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How to cultivate spiritual gifts with annoying kids

Posted by on Sep 24, 2015 in slider | 0 comments

Ever since my oldest sister had her three children (my niece and two nephews), our family reunions have undergone a few changes. Where once they featured board games, quiet dinners, and long trips into the city, they now mostly consist of tripping over Hot Wheels, hearing why Elsa is the best Disney princess, and occasionally enjoying the latest virus my nephew infected us with. Now, I love my niece and nephews dearly, but children have never been my strong suit. I’ll usually retreat to some dark corner of the house and contemplate a life of celibacy, but my sister takes it all in stride. It’s no exaggeration when I say she’s one amazing mom who always finds a way to bring out the best in her children.

For a while, I had no idea how she did it. I’d leer down at her like the Grinch from his mountain and ponder how she got my niece to stop crying and start laughing. Then one day it hit me: she knew her children. As their mother, she understood their different personalities and knew how to cultivate the gifts within each of them. Jen Wilkin, a Christian speaker, writer, and teacher, had a similar epiphany while growing flowers outside her house.

Instead of trying to eradicate a child’s annoying personality, Wilkin believes parents should cultivate the spiritual gifts that accompany such traits. She writes,

“…every bloom cultivated in an orderly garden grows as a wildflower somewhere. Children’s untamed and sometimes frustrating personality traits are no different. Before you work to uproot them, consider whether behind that annoying trait is a strength waiting to be trained up. So often, the quality that manifests as a child’s greatest weakness holds the potential to be his greatest strength.”

“So the next time your child’s personality trait annoys you and you’re tempted to shut it down, remember this principle: Don’t eradicate, cultivate.”

  • By all means, gently help your talkative child learn when to stop speaking, but also cultivate his or her love of dialogue by inviting conversation on topics they love. You might have a future teacher or salesperson in your home.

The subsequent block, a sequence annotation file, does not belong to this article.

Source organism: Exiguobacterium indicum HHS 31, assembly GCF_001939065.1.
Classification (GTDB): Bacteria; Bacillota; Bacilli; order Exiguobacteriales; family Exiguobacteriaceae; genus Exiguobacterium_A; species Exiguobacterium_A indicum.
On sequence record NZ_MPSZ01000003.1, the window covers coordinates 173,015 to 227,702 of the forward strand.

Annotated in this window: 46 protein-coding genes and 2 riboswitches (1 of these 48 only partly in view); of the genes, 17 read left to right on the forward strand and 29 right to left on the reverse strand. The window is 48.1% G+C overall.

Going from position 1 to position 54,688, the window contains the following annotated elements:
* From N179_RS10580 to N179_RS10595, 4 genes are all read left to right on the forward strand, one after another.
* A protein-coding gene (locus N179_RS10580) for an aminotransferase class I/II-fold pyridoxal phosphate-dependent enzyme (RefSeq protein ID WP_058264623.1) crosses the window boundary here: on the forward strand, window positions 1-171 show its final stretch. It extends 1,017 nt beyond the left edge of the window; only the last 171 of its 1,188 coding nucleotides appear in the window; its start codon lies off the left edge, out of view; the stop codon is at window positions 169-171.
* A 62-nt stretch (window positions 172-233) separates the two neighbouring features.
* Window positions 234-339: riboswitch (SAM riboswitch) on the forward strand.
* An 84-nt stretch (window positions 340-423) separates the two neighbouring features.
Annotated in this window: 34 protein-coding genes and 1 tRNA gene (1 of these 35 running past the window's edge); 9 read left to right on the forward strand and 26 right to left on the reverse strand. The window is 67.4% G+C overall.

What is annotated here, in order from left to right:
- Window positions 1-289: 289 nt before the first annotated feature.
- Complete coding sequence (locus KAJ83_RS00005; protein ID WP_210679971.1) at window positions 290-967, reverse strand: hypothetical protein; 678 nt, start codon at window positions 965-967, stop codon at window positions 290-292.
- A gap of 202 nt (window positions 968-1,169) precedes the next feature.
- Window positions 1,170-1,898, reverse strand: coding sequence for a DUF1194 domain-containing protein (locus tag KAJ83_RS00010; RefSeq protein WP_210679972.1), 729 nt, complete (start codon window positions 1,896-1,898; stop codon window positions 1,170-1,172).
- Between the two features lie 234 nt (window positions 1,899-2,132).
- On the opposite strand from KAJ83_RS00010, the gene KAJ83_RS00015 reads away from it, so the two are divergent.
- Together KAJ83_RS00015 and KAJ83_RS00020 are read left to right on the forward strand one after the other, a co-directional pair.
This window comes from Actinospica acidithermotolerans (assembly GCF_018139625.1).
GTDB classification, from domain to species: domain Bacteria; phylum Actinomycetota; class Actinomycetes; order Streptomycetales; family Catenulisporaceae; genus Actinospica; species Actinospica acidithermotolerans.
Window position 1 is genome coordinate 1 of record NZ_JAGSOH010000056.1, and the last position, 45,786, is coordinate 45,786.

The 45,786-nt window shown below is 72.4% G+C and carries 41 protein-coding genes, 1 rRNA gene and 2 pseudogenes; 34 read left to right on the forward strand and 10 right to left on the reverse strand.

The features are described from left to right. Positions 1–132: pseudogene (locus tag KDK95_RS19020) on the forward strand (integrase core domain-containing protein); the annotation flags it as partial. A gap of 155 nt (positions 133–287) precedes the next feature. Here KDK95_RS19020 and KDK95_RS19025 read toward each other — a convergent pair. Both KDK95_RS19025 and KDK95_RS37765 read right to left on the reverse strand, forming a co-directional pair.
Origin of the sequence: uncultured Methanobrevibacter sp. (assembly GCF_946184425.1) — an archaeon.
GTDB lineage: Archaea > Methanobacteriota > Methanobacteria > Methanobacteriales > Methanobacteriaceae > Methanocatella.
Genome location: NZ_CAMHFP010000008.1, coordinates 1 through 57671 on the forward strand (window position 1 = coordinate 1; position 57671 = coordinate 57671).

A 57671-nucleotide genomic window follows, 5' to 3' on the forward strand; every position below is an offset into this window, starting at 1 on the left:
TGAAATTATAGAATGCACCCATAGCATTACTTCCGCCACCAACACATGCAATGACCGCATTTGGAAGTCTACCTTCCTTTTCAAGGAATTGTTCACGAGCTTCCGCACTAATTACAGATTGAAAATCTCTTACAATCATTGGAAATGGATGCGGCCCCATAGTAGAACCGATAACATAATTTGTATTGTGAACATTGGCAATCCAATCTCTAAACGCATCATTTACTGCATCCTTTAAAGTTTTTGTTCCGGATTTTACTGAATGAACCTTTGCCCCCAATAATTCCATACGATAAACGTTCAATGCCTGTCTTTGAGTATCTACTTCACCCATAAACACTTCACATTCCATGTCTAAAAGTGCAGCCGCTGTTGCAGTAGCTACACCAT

• By all means, gently help your bossy child learn to let everyone manage their own business, but also cultivate his or her love of leadership by giving appropriate responsibilities. You might have a future CEO or ministry leader in your home.
  • By all means, gently help your energetic child learn to be still when being still counts, but also cultivate his or her love of movement by suggesting activities that channel that energy in productive ways. You might have a future entrepreneur in your home.
  • By all means, gently help your sensitive child learn that not everything merits a meltdown, but also cultivate his or her sensitivity into appropriate expressions, particularly on behalf of others who hurt or lack. You might have a future counselor or missionary in your home.
  • By all means, gently help your imaginative child learn to focus when focus is necessary, but also cultivate his or her imagination by feeding it experiences and books and activities and time to dream. You might have a future inventor, writer or painter in your home.

Remember, parenting can be a tough job, but the love and guidance you instill in your child will last a lifetime.

“Train up a child in the way he should go: and when he is old, he will not depart from it.” – Proverbs 22:6


Posted by on Sep 22, 2015 in slider | 0 comments

Psalm 61:2

When my heart is overwhelmed: lead me to the Rock that is higher than I.
Most of us know what it is to be overwhelmed in heart; emptied as when a man wipeth a dish and turneth it upside down; submerged and thrown on our beam ends like a vessel mastered by the storm. Discoveries of inward corruption will do this, if the Lord permits the great deep of our depravity to become troubled and cast up mire and dirt. Disappointments and heart-breaks will do this when billow after billow rolls over us, and we are like a broken shell hurled to and fro by the surf. Blessed be God, at such seasons we are not without an all-sufficient solace, our God is the harbour of weather-beaten sails, the hospice of forlorn pilgrims. Higher than we are is He, His mercy higher than our sins, His love higher than our thoughts. It is pitiful to see men putting their trust in something lower than themselves; but our confidence is fixed upon an exceeding high and glorious Lord. A Rock He is since He changes not, and a high Rock, because the tempests which overwhelm us roll far beneath at His feet; He is not disturbed by them, but rules them at His will. If we get under the shelter of this lofty Rock we may defy the hurricane; all is calm under the lee of that towering cliff. Alas! such is the confusion in which the troubled mind is often cast, that we need piloting to this divine shelter. Hence the prayer of the text. O Lord, our God, by Thy Holy Spirit, teach us the way of faith, lead us into Thy rest. The wind blows us out to sea, the helm answers not to our puny hand; Thou, Thou alone canst steer us over the bar between yon sunken rocks, safe into the fair haven. How dependent we are upon Thee-we need Thee to bring us to Thee. To be wisely directed and steered into safety and peace is Thy gift, and Thine alone. This night be pleased to deal well with Thy servants.

Life @Phxarabicbible 9/20

Posted by on Sep 22, 2015 in slider | 0 comments

Way to go kids!!!

>We were very blessed to hear the kids perform three songs this last Sunday with their teacher Ms. Holly Francis.

A special thank you to all those who participated to make the nursery’s songs a blessing to those in the adult service. Video is forthcoming so stay tuned… :)